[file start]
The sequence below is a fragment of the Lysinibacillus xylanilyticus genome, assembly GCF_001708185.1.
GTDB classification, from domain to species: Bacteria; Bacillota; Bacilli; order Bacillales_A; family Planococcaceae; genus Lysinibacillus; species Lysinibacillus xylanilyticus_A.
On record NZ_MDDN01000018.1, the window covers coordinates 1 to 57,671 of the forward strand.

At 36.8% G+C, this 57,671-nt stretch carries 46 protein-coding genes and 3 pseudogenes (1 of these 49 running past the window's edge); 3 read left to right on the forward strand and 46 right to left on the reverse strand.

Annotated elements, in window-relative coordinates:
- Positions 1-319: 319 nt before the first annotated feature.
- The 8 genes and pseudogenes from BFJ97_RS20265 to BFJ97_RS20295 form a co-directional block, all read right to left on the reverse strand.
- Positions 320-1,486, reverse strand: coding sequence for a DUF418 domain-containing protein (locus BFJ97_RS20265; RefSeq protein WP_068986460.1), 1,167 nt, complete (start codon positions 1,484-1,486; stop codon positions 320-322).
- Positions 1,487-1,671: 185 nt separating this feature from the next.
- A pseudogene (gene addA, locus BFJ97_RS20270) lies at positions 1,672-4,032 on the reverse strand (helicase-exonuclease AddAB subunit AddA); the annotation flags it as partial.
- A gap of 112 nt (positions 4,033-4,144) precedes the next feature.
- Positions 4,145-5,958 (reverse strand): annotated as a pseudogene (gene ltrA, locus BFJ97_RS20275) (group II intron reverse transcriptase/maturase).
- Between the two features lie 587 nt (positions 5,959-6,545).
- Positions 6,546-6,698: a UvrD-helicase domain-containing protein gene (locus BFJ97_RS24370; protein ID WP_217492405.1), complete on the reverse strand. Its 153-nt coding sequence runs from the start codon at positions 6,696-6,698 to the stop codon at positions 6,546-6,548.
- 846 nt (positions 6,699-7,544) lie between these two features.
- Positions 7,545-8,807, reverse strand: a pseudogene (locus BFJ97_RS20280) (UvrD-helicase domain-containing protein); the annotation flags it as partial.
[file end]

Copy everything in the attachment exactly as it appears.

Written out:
The sequence below is a fragment of the Lysinibacillus xylanilyticus genome, assembly GCF_001708185.1.
GTDB classification, from domain to species: Bacteria; Bacillota; Bacilli; order Bacillales_A; family Planococcaceae; genus Lysinibacillus; species Lysinibacillus xylanilyticus_A.
On record NZ_MDDN01000018.1, the window covers coordinates 1 to 57,671 of the forward strand.

At 36.8% G+C, this 57,671-nt stretch carries 46 protein-coding genes and 3 pseudogenes (1 of these 49 running past the window's edge); 3 read left to right on the forward strand and 46 right to left on the reverse strand.

Annotated elements, in window-relative coordinates:
- Positions 1-319: 319 nt before the first annotated feature.
- The 8 genes and pseudogenes from BFJ97_RS20265 to BFJ97_RS20295 form a co-directional block, all read right to left on the reverse strand.
- Positions 320-1,486, reverse strand: coding sequence for a DUF418 domain-containing protein (locus BFJ97_RS20265; RefSeq protein WP_068986460.1), 1,167 nt, complete (start codon positions 1,484-1,486; stop codon positions 320-322).
- Positions 1,487-1,671: 185 nt separating this feature from the next.
- A pseudogene (gene addA, locus BFJ97_RS20270) lies at positions 1,672-4,032 on the reverse strand (helicase-exonuclease AddAB subunit AddA); the annotation flags it as partial.
- A gap of 112 nt (positions 4,033-4,144) precedes the next feature.
- Positions 4,145-5,958 (reverse strand): annotated as a pseudogene (gene ltrA, locus BFJ97_RS20275) (group II intron reverse transcriptase/maturase).
- Between the two features lie 587 nt (positions 5,959-6,545).
- Positions 6,546-6,698: a UvrD-helicase domain-containing protein gene (locus BFJ97_RS24370; protein ID WP_217492405.1), complete on the reverse strand. Its 153-nt coding sequence runs from the start codon at positions 6,696-6,698 to the stop codon at positions 6,546-6,548.
- 846 nt (positions 6,699-7,544) lie between these two features.
- Positions 7,545-8,807, reverse strand: a pseudogene (locus BFJ97_RS20280) (UvrD-helicase domain-containing protein); the annotation flags it as partial.